podcastED: Matt Ladner interviews Thomas B. Fordham Institute’s Chad Aldis

In this podcast video, redefinED’s executive editor speaks with longtime education choice advocate Chad Aldis, vice president for Ohio policy and advocacy at Fordham, wo previously served as executive director of School Choice Ohio and was Ohio State director for StudentsFirst.

Ladner and Aldis discuss a recent Fordham study that mapped out open enrollment policies across Ohio after some media outlets questioned whether open enrollment education choice policies exacerbated school segregation. The study concluded they do not, it brought to light something more alarming.

Under state law, districts choose whether to accept nonresident students. Most suburban districts in Ohio have kept their doors shut. Despite being public agencies – often boasting of being “open to all” – these school systems deny children access just because they don’t have the right address.

“Let’s be real about this … no, you’re not to open to everybody. You’re open to everyone who can pay the price of admission … The price of admission is property taxes.”


·       Aldis’s critique of the current system, which results in high-wealth suburban school districts “walling out” poorer students from urban centers, who have been shown to benefit the most from education choice

·       How Ohio’s open enrollment system is different in rural counties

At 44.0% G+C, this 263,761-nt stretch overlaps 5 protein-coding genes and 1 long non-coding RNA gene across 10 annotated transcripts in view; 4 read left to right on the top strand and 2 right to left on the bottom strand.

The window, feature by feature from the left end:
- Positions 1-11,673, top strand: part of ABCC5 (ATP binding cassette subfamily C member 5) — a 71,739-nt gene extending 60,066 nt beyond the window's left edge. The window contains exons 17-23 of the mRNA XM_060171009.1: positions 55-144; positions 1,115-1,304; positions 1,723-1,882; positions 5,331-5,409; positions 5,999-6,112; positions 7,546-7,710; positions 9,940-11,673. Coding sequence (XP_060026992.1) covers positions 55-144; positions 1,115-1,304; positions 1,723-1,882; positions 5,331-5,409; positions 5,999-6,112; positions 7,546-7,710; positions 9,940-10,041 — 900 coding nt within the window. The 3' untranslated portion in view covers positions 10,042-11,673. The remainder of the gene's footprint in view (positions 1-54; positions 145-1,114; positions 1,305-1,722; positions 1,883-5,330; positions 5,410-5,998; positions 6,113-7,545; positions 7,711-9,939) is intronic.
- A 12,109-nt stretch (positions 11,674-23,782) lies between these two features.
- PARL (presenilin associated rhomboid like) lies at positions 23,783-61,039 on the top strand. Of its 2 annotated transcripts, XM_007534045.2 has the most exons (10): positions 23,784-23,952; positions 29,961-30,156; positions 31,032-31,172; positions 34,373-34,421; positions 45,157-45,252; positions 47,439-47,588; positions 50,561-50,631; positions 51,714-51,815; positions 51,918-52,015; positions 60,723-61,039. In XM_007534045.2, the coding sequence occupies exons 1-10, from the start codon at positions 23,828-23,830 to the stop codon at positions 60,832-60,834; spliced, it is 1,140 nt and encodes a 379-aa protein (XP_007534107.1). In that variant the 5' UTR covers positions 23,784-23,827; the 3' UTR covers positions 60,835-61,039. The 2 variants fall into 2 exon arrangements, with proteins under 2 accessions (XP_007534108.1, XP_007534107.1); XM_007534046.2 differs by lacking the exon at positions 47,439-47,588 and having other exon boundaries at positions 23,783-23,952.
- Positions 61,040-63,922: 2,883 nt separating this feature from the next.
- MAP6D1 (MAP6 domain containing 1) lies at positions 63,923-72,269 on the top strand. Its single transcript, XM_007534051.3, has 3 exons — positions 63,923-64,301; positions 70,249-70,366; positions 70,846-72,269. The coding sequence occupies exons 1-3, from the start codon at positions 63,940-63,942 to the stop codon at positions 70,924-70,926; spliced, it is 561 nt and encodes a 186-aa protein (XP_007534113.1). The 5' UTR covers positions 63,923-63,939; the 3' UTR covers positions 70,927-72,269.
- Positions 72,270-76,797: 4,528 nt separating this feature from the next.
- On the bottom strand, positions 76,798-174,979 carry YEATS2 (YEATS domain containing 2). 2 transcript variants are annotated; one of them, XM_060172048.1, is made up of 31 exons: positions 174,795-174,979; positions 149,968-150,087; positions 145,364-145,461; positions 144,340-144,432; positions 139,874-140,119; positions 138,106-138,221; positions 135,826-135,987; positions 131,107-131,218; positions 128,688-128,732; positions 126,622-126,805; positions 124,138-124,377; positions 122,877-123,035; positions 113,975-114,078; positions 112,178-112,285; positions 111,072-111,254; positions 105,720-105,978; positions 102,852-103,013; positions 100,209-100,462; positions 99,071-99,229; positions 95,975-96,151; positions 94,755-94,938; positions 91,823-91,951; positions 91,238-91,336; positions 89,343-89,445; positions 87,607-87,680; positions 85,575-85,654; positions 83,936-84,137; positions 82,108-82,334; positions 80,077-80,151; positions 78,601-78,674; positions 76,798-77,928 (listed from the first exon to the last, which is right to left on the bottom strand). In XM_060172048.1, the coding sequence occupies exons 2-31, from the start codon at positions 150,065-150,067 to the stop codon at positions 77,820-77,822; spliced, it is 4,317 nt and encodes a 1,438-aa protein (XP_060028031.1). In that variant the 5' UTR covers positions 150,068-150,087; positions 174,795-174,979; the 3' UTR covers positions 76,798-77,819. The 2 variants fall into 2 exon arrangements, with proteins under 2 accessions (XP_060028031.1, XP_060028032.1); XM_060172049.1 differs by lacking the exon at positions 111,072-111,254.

·       How rules restricting charter schools to urban areas further restricts choices for minority and low-income families

·       Comparisons with another education choice state, Arizona

·       What can be done to correct the inequities caused by Ohio’s open enrollment choice system



One Comment

  1. Ohio, and similar states, should begin by abolishing incompetent districts like, perhaps, those in Columbus, Dayton, Cleveland, Akron, and Cincinnati (whose students appear to strike fear into surrounding districts), thereby forcing surrounding districts to accept such children, and to abolish those suburban districts, as well, if they refuse, thereby consolidating over 600 districts into a much smaller number of regions, whose municipalities should thereafter control the schools, with inter-municipal transfers available for upper secondary education programmes that not every small city can afford to host: this should improve diversity & equitable access in states thus governing their education systems.